(CNN) — It is New Year’s Eve, one of the most prestigious holidays in Russia. Hundreds of conscripts from Russian President Vladimir Putin’s war against Ukraine, mobilized months ago, are housed in makeshift camps at a vocational school in the occupied city of Makhivika in the Donetsk region. Next door was a large ammunition depot.
As the soldiers missed their wives and families, they turned on their cell phones and called home. Suddenly, HIMARS rockets, satellite-guided precision weapons supplied to Ukraine by the United States, hit the school, almost completely destroying it and setting the ammunition cache on fire.
Here’s how the Russian military officially explains the deadliest attack on its forces in Ukraine since the start of the war in February 2022. The Defense Ministry blamed the troops, saying they were the “main reason” for the attack. The use of cell phones is “contrary to prohibition.” Russian troops are banned from using personal cell phones in the field because their signals are georeferenced.
But that description, and the details of the attack that emerged, sparked an unusually public national blame game among Russians.
It started with the death toll. The Russian Defense Ministry initially said 63 soldiers were killed, but later increased the number to 89. Ukraine said about 400 people died. But even pro-war Russian bloggers, who have the most influence over Russian citizens getting information about what is really happening in Ukraine, rejected the official account, estimating that hundreds of soldiers were killed. The actual number is still unknown.
One such blogger, Semyon Bekov, who goes by the online moniker “War Gonzo” and recently received a Vladimir Putin medal, dismissed the military’s claim about the cellphones, calling it a “blatant attempt to smear and blame.”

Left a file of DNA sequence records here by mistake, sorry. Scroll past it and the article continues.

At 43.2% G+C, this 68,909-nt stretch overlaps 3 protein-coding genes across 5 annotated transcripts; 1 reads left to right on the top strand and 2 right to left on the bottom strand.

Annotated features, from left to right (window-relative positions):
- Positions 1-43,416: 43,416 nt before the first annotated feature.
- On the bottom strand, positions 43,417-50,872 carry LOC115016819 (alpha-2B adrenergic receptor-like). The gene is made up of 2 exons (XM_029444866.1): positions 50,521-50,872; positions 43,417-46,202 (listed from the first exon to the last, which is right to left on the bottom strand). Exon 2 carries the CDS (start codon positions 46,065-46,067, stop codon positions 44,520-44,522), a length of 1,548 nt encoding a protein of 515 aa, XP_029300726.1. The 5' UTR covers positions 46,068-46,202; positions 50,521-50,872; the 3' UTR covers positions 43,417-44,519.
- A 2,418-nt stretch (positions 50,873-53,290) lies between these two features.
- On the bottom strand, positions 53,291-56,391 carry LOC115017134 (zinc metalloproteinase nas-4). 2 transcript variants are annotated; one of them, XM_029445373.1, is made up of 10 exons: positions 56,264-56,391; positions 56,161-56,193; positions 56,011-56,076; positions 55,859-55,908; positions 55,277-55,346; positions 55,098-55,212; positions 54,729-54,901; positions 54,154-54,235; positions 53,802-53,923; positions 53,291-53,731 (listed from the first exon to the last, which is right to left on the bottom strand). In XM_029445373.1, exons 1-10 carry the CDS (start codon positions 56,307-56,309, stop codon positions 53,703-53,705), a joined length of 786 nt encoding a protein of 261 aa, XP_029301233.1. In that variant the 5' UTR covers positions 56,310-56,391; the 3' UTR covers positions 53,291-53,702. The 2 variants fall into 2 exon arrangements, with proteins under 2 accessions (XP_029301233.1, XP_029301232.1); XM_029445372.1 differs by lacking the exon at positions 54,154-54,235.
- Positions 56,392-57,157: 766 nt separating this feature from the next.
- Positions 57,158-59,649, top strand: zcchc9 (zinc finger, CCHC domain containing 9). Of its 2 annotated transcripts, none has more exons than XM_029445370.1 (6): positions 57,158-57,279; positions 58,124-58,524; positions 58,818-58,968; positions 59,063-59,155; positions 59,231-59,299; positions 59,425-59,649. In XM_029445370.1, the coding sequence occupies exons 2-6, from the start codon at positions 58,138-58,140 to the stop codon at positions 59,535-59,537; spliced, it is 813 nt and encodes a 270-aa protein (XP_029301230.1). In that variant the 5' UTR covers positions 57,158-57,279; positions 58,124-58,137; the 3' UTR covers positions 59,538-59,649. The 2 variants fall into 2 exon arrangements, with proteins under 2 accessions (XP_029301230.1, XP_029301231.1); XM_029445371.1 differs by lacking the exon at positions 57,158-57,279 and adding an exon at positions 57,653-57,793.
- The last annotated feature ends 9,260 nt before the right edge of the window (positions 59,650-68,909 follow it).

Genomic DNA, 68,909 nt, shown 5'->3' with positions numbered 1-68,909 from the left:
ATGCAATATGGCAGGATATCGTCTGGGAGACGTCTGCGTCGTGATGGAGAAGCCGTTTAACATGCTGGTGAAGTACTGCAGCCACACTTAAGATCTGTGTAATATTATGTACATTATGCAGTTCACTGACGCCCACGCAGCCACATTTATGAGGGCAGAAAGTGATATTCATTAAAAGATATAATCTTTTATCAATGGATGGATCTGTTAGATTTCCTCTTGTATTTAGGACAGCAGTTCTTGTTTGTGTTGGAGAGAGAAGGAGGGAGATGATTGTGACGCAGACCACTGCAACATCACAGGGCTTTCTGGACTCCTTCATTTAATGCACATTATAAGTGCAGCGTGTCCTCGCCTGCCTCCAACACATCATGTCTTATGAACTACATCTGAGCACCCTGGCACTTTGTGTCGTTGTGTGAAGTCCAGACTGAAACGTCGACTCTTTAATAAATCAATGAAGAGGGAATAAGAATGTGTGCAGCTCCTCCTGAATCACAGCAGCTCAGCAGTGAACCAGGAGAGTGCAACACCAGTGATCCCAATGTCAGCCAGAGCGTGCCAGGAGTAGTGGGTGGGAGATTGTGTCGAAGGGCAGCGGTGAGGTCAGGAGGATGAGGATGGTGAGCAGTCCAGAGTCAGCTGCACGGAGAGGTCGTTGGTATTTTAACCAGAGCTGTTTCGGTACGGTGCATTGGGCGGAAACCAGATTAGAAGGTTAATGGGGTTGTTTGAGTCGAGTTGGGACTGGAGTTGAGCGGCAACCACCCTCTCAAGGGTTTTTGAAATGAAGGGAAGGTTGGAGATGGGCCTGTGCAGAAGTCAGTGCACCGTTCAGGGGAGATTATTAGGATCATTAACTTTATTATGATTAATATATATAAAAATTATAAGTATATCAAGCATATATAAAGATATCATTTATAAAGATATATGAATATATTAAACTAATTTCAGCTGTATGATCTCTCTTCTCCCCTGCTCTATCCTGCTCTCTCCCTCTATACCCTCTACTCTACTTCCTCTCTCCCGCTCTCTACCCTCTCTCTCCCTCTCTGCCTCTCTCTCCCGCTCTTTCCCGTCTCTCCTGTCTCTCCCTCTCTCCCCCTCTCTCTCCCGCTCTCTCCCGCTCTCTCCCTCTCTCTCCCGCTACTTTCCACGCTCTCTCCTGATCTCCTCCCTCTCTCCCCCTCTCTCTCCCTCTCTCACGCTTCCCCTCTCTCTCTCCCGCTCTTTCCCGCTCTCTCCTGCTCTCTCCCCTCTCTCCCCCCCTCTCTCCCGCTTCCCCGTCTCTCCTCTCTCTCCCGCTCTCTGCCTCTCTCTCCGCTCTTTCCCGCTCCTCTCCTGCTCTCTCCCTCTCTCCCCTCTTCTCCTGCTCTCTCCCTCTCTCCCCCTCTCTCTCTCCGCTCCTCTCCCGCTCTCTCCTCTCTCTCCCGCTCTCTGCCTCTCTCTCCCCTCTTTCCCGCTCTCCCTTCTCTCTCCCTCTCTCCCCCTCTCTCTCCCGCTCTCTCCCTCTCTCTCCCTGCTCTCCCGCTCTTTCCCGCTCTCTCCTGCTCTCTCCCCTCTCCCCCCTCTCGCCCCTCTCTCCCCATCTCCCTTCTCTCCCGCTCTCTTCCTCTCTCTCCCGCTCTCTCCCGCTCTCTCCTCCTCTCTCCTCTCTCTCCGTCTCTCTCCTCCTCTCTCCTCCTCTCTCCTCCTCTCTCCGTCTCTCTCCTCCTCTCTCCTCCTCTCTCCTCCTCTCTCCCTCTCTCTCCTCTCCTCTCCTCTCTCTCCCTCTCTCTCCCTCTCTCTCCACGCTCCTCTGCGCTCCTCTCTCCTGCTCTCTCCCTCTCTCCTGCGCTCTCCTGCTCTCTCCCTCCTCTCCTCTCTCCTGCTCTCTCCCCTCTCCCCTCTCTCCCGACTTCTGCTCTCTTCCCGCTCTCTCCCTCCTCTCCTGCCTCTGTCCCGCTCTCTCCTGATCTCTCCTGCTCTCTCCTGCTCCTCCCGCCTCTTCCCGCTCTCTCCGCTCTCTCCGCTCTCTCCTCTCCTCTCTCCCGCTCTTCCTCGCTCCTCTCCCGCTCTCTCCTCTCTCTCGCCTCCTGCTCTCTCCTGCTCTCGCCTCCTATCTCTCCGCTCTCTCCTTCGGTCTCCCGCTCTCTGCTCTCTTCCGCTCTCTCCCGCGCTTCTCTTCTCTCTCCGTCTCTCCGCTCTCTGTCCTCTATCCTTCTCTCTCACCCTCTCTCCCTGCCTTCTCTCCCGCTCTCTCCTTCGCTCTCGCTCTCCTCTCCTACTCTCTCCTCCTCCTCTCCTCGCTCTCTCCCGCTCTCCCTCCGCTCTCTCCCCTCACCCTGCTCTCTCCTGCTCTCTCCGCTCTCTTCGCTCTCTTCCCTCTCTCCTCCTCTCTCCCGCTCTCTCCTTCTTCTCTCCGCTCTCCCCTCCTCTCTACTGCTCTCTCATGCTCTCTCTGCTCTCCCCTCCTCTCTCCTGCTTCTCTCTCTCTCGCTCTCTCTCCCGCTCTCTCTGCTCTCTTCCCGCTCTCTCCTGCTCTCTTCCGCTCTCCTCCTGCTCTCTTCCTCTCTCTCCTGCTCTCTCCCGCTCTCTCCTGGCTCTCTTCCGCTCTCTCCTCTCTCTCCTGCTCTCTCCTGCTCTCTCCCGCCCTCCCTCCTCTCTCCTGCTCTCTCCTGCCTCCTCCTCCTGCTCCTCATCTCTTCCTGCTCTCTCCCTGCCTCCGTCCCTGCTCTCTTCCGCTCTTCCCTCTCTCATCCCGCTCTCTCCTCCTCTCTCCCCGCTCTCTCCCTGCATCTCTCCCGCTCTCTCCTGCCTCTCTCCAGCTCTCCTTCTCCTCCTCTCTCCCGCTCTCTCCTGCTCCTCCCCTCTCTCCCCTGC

“Grey Zone,” another blogger, called the cell phone description “99% false,” an attempt to avoid responsibility. He said the attack was more likely to happen due to intelligence failure.
Russian lawmakers intervened and demanded an investigation into who ordered the temporary deployment of so many troops to the unsecured building. Sergey Mironov, a prominent politician and party leader, said any officer or other military personnel who made such a decision should have “personal criminal responsibility”. Also, pointing out that the military had a lax approach to war, he warned: “It’s time to realize that it’s not going to be like it was before.”
“This is a battle for Russia’s future,” Mironov said. “We must win!”
Mirano’s comments struck a sensitive nerve. Hardliners like him think Putin’s “partial mobilization,” which called for 300,000 people in September, was not enough. They want a total mobilization that puts the entire country on war footing. They want revenge on Ukraine.
Yet no one has yet—at least publicly—blamed Vladimir Putin for the death. Margarita Simonyan, editor-in-chief of state-run international network RT and a regular on Russian television talk shows, said she hoped “responsible officials will be held accountable” and their names released. But he also pointed out that the attack would fuel public discontent: “It is time to understand that impunity does not lead to social harmony. Impunity leads to more crimes and consequently, public protest.
Many of the soldiers who died at Makhivka were from Samara, a city on the Volga River in southwestern Russia. Their families are grieving, so they carry red carnations to a rare public memorial service, as priests lead prayers and a choir sings a hymn for the newly sent youth.
The Defense Ministry’s acknowledgment that a significant number of mobilized troops were killed in the attack, as well as the open discussion among military bloggers, are signs that the Kremlin is taking the Makiivka attack very seriously. After all, Putin’s government has the means to stop reporting events it doesn’t want the public to know about.
Even in this “open” debate, many commentators have raised the possibility of “informants” targeting the enemy, a conspiracy theory often promoted by Russia’s state propaganda media. In Russia there is a usual complaint after almost any tragedy, that it is “kaladnost” or, in other words, ignored.
But the finger of blame so far has only pointed at the military leadership, not at the top. President Putin has not publicly commented on the Makiivka attack, a strong indication that he wants to distance himself as much as possible from an apparent failure.